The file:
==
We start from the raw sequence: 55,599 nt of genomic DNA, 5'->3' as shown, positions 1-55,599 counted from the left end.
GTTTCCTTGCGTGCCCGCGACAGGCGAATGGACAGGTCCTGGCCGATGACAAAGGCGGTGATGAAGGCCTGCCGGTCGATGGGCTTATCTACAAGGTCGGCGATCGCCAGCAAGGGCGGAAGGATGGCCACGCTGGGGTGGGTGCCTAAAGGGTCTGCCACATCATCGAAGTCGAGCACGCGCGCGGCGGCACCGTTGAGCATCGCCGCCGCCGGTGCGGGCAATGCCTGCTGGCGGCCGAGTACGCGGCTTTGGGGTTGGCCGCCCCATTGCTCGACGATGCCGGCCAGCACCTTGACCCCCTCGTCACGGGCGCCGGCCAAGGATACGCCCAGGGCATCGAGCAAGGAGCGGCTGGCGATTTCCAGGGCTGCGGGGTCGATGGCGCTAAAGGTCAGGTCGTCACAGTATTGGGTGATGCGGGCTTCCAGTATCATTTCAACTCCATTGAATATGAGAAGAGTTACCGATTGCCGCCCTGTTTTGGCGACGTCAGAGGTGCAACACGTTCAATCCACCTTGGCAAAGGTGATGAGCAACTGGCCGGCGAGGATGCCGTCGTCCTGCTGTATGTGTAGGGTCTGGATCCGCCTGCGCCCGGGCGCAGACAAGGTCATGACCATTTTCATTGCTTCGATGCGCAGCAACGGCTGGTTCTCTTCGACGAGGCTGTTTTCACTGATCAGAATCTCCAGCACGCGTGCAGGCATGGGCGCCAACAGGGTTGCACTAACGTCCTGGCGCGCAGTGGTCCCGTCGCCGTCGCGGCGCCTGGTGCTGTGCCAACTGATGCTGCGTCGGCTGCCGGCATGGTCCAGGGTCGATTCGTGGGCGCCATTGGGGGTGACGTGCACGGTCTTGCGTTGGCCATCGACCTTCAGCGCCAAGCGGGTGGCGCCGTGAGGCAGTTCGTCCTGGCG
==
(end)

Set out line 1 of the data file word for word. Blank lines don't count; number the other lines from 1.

We start from the raw sequence: 55,599 nt of genomic DNA, 5'->3' as shown, positions 1-55,599 counted from the left end.